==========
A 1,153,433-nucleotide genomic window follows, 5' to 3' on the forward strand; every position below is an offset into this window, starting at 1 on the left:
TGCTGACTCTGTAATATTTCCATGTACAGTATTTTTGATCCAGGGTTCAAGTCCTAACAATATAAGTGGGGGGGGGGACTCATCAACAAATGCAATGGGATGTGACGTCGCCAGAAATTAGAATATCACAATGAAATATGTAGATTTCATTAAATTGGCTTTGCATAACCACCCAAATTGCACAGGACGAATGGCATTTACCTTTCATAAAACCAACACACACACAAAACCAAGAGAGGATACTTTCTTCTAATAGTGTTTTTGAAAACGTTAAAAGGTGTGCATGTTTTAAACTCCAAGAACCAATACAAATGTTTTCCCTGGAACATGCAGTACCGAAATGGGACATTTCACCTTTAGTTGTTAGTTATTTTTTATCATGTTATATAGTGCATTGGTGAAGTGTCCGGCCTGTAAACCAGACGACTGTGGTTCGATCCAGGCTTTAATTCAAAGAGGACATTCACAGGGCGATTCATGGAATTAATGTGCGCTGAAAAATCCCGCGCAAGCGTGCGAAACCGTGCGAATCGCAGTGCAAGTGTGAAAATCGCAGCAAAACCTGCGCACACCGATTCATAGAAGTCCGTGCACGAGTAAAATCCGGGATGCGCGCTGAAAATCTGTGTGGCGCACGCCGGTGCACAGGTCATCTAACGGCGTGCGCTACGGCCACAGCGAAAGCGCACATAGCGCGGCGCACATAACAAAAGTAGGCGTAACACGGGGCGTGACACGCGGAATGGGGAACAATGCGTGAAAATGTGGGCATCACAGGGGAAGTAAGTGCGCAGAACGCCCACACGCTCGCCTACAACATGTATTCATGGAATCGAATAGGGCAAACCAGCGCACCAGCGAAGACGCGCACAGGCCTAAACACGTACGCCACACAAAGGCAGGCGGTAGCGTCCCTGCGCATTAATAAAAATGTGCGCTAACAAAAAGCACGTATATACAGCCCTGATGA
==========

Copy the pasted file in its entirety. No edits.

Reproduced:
A 1,153,433-nucleotide genomic window follows, 5' to 3' on the forward strand; every position below is an offset into this window, starting at 1 on the left:
TGCTGACTCTGTAATATTTCCATGTACAGTATTTTTGATCCAGGGTTCAAGTCCTAACAATATAAGTGGGGGGGGGGACTCATCAACAAATGCAATGGGATGTGACGTCGCCAGAAATTAGAATATCACAATGAAATATGTAGATTTCATTAAATTGGCTTTGCATAACCACCCAAATTGCACAGGACGAATGGCATTTACCTTTCATAAAACCAACACACACACAAAACCAAGAGAGGATACTTTCTTCTAATAGTGTTTTTGAAAACGTTAAAAGGTGTGCATGTTTTAAACTCCAAGAACCAATACAAATGTTTTCCCTGGAACATGCAGTACCGAAATGGGACATTTCACCTTTAGTTGTTAGTTATTTTTTATCATGTTATATAGTGCATTGGTGAAGTGTCCGGCCTGTAAACCAGACGACTGTGGTTCGATCCAGGCTTTAATTCAAAGAGGACATTCACAGGGCGATTCATGGAATTAATGTGCGCTGAAAAATCCCGCGCAAGCGTGCGAAACCGTGCGAATCGCAGTGCAAGTGTGAAAATCGCAGCAAAACCTGCGCACACCGATTCATAGAAGTCCGTGCACGAGTAAAATCCGGGATGCGCGCTGAAAATCTGTGTGGCGCACGCCGGTGCACAGGTCATCTAACGGCGTGCGCTACGGCCACAGCGAAAGCGCACATAGCGCGGCGCACATAACAAAAGTAGGCGTAACACGGGGCGTGACACGCGGAATGGGGAACAATGCGTGAAAATGTGGGCATCACAGGGGAAGTAAGTGCGCAGAACGCCCACACGCTCGCCTACAACATGTATTCATGGAATCGAATAGGGCAAACCAGCGCACCAGCGAAGACGCGCACAGGCCTAAACACGTACGCCACACAAAGGCAGGCGGTAGCGTCCCTGCGCATTAATAAAAATGTGCGCTAACAAAAAGCACGTATATACAGCCCTGATGA